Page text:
Etymology
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Galilee 
"northernmost province of Palestine," late 12c., from Latin Galilaea, Greek Galilaia, with place-name element + Hebrew Haggalil, literally "The District," a compressed form of Gelil haggoyim "the District of Nations" (see Isaiah viii.23). The adjective Galilean, also Galilaean, is used both of Jesus, who was raised and began preaching there, and his followers (1610s), who was born there, and of the Italian astronomer Galileo Galilei (1727); the family name is from one of its ancestors, Galileo de'Bonajuti, a prominent 15th century physician and civic leader in Florence, and represents Latin Galilaeus "Galilean." Galilean also figures as the word applied to early Christians among the pagans and Jews. Old and Middle English had Galileish
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gallant (adj.)
mid-15c., "showy, finely dressed; gay, merry," from Old French galant "courteous," earlier "amusing, entertaining; lively, bold" (14c.), present participle of galer "rejoice, make merry," which is of uncertain origin. Perhaps from a Latinized verb formed from Frankish *wala- "good, well," from Proto-Germanic *wal- (source also of Old High German wallon "to wander, go on a pilgrimage"), from PIE root *wel- (2) "to wish, will" (see will (v.)), "but the transition of sense offers difficulties that are not fully cleared up" [OED]. Sense of "politely attentive to women" was adopted early 17c. from French. Attempts to distinguish this sense by accent are an 18c. artifice.
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gallery (n.)

mid-15c., "covered walk or passageway, narrow and partly open passageway along a wall," from Old French galerie "a long portico" (14c.), from Medieval Latin galeria, of unknown origin. Perhaps an alteration of galilea "church porch," which is probably from Latin Galilaea "Galilee," the northernmost region of Palestine (see Galilee); church porches sometimes were so called, perhaps from being at the far end of the church:

Super altare Beatæ Mariæ in occidentali porte ejusdem ecclesiæ quæ Galilæ a vocatur. [c.1186 charter in "Durham Cathedral"]

Sense of "building to house art" first recorded 1590s. In reference to theaters, of the section with the highest, cheapest seats; hence "people who occupy a (theater) gallery" (contrasted with "gentlemen of the pit") first by Lovelace, 1640s, hence to play to the gallery (1867).

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galley (n.)
13c., "seagoing vessel having both sails and oars," from Old French galie, galee "boat, warship, galley," from Medieval Latin galea or Catalan galea, from Late Greek galea, of unknown origin. The word has made its way into most Western European languages. Originally "low, flat-built seagoing vessel of one deck," once a common type in the Mediterranean. Meaning "cooking range or cooking room on a ship" dates from 1750.

The printing sense of galley, "oblong tray that holds the type once set," is from 1650s, from French galée in the same sense, in reference to the shape of the tray. As a short form of galley-proof it is attested from 1890.
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gallop (v.)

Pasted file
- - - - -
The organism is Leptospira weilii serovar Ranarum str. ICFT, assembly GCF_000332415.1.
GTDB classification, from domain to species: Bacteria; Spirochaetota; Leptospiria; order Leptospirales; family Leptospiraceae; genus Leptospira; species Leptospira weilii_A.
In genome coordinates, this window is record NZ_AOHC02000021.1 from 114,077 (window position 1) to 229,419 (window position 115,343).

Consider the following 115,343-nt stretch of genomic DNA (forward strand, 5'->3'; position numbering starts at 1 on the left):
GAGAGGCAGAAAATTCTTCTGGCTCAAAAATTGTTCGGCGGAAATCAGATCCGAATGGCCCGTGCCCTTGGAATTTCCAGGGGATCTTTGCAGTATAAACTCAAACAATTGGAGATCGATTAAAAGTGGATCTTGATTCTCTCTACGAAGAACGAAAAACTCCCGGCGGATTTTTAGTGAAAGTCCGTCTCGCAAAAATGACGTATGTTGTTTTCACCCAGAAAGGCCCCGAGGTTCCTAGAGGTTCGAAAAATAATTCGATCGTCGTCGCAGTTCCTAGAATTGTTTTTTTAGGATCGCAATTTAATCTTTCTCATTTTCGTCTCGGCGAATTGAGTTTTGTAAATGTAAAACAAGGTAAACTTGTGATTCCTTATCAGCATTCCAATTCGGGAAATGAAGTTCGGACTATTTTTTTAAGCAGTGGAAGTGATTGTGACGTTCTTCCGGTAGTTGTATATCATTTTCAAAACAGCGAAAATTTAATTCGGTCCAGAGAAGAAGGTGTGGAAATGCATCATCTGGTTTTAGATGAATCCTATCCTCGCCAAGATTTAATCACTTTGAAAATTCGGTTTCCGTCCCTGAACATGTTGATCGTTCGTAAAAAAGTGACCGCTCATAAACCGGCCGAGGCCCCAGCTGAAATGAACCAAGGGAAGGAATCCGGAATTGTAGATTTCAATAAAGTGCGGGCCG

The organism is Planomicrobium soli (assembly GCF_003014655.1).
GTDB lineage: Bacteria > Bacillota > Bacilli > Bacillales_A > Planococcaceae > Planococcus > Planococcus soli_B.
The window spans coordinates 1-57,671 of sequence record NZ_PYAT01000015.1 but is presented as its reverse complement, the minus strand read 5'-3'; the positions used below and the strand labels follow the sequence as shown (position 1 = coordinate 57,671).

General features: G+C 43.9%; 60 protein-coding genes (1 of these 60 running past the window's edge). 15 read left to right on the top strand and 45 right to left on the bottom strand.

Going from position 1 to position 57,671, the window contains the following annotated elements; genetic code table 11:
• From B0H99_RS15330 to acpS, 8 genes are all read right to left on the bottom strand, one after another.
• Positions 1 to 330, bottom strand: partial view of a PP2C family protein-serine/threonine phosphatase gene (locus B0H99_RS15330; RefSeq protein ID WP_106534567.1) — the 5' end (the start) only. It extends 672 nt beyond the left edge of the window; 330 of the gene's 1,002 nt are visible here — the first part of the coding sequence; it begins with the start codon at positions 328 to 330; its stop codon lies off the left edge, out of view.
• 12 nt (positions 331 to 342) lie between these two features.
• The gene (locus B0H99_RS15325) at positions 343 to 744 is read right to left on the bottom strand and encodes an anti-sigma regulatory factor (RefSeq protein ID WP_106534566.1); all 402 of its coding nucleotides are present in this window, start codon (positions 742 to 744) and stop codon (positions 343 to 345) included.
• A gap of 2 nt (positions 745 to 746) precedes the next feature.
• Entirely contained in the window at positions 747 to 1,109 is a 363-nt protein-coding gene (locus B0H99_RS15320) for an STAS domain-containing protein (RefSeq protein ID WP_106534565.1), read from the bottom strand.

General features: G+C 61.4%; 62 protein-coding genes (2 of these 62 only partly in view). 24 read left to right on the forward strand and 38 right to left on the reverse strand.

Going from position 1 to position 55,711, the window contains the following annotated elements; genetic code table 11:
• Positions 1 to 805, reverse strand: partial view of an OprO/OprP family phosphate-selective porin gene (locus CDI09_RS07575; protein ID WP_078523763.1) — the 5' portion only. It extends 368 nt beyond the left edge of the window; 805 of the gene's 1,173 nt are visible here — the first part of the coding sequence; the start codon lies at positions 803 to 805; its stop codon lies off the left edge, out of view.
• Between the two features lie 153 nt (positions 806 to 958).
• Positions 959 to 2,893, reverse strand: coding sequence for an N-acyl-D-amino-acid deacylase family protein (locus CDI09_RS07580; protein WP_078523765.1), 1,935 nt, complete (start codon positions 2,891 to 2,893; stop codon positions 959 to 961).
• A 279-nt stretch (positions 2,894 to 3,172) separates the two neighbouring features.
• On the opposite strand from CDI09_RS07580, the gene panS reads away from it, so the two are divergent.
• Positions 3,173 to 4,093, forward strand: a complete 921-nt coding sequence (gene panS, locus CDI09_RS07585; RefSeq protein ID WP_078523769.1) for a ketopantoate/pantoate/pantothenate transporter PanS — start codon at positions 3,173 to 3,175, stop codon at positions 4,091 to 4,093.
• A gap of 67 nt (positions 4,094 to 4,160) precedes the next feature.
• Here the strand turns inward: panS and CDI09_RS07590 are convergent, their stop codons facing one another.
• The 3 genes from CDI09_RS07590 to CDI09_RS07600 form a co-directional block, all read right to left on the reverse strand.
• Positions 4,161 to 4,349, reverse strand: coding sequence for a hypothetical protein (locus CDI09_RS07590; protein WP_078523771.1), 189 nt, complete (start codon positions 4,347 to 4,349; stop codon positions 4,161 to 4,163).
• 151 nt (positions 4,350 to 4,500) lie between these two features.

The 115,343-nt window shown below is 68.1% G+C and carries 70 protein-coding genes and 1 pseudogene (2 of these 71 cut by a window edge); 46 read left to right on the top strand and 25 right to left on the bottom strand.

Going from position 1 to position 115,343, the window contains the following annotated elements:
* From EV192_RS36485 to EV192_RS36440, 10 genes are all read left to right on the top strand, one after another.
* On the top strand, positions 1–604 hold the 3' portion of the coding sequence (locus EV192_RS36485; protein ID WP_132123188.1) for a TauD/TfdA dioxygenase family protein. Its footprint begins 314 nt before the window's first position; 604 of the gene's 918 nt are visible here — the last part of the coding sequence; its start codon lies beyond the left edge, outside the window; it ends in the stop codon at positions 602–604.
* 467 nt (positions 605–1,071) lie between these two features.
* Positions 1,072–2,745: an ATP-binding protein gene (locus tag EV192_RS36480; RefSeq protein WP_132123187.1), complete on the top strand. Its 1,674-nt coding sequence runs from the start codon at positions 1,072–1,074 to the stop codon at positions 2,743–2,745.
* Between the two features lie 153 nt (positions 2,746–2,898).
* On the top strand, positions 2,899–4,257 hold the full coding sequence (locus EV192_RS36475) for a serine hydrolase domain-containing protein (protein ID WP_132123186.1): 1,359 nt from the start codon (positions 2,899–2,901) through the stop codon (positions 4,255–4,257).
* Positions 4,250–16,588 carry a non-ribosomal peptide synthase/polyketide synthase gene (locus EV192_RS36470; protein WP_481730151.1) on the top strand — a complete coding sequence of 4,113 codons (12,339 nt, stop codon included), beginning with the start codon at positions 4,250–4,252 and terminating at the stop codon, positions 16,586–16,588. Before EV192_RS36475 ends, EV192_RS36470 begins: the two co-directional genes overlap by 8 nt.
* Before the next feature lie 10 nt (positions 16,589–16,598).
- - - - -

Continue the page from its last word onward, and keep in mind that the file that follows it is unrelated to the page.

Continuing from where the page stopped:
"move or run by leaps," early 15c., from Old French galoper "to gallop" (12c.), central Old French form of Old North French waloper, probably from Frankish *wala hlaupan "to run well" (see wallop). Related: Galloped; galloping. Though the French word is Germanic, Dutch galopperen, German galoppiren, Swedish galoppera are from French.
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galoot (n.)
1812, nautical, "raw recruit, green hand," apparently originally a sailor's contemptuous word for soldiers or marines, of unknown origin. "Dictionary of American Slang" proposes galut, Sierra Leone creole form of Spanish galeoto "galley slave." In general (non-nautical) use by 1866, "awkward or boorish man," but often a term of humorous contempt.
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galore (adv.)
1670s, from Irish go leór, and equivalent Scottish Gaelic gu leóir "sufficiently, enough," from Old Irish roar "enough," from Proto-Celtic *ro-wero- "sufficiency." The particle go/gu usually means "to," but it also is affixed to adjectives to form adverbs, as here. Often used in English with the force of a predicate adjective.
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gallantly (adv.)
1550s, "showily," from gallant (adj.) + -ly (2). Meaning "with exaggerated courtesy toward women" is from 1610s.
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galvanism (n.)
"electricity produced by chemical action," 1797, from French galvanisme or Italian galvanismo, from Luigi Galvani (1737-1798), professor of anatomy at Bologna, who discovered it c. 1792 while running currents through the legs of dead frogs.
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Galicia 
region in Central Europe, perhaps ultimately from Lithuanian galas "end, peak," in reference to the Carpathian Mountains which rise there, or from the root of Gaul. The region in northwestern Spain of the same name is from the ancient Roman province of Gallaecia, which is perhaps from the Celtic root cala "watercourse," or else it, too, might be from the root of Gaul. Related: Galician (1749 of Spain, 1835 of Eastern Europe).
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